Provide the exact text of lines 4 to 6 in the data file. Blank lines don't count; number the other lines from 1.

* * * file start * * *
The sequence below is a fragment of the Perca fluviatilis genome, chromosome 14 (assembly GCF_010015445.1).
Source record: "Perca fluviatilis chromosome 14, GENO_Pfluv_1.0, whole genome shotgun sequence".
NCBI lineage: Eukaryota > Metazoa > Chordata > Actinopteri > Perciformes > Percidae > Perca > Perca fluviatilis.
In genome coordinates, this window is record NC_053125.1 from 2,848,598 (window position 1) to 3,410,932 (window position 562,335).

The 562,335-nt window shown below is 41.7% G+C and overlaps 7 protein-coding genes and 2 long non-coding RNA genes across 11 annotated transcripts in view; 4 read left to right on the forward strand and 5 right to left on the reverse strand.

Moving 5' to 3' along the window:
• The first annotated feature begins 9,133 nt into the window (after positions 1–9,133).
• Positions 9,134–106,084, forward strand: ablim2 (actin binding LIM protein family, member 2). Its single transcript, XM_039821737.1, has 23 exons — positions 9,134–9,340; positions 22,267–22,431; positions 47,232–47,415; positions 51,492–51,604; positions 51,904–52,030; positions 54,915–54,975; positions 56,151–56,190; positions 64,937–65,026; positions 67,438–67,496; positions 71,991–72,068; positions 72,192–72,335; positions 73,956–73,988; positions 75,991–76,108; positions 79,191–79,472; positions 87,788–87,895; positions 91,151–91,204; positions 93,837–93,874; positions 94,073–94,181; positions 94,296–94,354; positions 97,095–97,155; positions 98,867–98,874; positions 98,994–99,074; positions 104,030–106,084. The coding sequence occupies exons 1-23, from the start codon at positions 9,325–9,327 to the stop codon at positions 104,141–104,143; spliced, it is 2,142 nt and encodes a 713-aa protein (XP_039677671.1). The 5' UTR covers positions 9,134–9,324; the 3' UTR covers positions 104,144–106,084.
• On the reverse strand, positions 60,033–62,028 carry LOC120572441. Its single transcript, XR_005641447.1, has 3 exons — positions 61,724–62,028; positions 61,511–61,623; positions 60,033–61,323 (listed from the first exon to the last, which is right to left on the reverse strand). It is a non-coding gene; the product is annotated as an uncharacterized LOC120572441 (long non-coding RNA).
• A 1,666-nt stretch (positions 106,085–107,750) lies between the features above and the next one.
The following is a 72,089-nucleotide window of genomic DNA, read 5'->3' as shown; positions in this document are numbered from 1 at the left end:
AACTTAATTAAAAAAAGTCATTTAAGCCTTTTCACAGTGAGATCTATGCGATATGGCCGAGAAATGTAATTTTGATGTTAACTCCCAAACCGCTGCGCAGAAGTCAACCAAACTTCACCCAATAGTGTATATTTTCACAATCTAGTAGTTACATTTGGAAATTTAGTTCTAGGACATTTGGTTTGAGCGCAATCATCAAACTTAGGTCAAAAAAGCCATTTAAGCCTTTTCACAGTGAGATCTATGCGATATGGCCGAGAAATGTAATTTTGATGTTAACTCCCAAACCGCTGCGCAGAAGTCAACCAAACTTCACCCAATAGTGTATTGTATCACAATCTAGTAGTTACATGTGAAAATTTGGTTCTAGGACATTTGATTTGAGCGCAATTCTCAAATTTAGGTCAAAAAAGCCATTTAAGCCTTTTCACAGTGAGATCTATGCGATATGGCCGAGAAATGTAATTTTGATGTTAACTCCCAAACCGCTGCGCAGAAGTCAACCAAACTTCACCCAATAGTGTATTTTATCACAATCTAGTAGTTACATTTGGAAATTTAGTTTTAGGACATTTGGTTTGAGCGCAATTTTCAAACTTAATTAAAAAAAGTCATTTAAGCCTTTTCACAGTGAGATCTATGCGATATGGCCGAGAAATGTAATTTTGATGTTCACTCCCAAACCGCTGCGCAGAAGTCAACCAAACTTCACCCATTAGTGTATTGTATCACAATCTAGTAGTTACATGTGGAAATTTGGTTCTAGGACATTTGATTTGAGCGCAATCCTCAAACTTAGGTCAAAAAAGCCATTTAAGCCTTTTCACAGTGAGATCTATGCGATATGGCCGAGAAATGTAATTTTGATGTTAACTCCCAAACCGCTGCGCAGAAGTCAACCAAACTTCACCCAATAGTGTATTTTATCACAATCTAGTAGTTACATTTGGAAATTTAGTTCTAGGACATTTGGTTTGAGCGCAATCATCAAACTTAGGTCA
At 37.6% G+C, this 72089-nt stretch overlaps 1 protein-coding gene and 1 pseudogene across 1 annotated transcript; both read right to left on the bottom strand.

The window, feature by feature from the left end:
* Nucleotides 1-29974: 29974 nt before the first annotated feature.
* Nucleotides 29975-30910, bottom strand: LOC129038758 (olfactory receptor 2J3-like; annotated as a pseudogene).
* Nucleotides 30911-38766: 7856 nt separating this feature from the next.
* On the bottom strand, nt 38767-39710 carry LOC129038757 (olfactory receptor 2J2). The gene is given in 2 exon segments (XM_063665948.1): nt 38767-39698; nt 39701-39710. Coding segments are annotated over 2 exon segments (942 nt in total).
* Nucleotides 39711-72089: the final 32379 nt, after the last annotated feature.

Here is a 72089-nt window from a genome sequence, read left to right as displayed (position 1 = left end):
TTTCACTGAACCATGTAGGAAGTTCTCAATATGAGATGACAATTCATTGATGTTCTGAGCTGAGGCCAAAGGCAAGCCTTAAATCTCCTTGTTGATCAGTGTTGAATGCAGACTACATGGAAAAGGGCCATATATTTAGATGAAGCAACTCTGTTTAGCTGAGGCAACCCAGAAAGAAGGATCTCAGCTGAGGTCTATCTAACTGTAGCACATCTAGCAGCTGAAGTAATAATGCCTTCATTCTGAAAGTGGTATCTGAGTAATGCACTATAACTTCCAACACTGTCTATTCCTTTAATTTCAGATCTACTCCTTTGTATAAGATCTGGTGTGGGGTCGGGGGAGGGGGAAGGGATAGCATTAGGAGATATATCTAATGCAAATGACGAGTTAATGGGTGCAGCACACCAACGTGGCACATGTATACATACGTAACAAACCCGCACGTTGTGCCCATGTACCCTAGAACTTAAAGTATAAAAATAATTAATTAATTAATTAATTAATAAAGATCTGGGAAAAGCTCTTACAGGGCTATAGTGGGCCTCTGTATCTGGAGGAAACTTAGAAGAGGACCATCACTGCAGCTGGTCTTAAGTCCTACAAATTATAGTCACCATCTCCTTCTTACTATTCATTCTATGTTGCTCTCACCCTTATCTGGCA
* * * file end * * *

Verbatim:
In genome coordinates, this window is record NC_053125.1 from 2,848,598 (window position 1) to 3,410,932 (window position 562,335).

The 562,335-nt window shown below is 41.7% G+C and overlaps 7 protein-coding genes and 2 long non-coding RNA genes across 11 annotated transcripts in view; 4 read left to right on the forward strand and 5 right to left on the reverse strand.

Moving 5' to 3' along the window: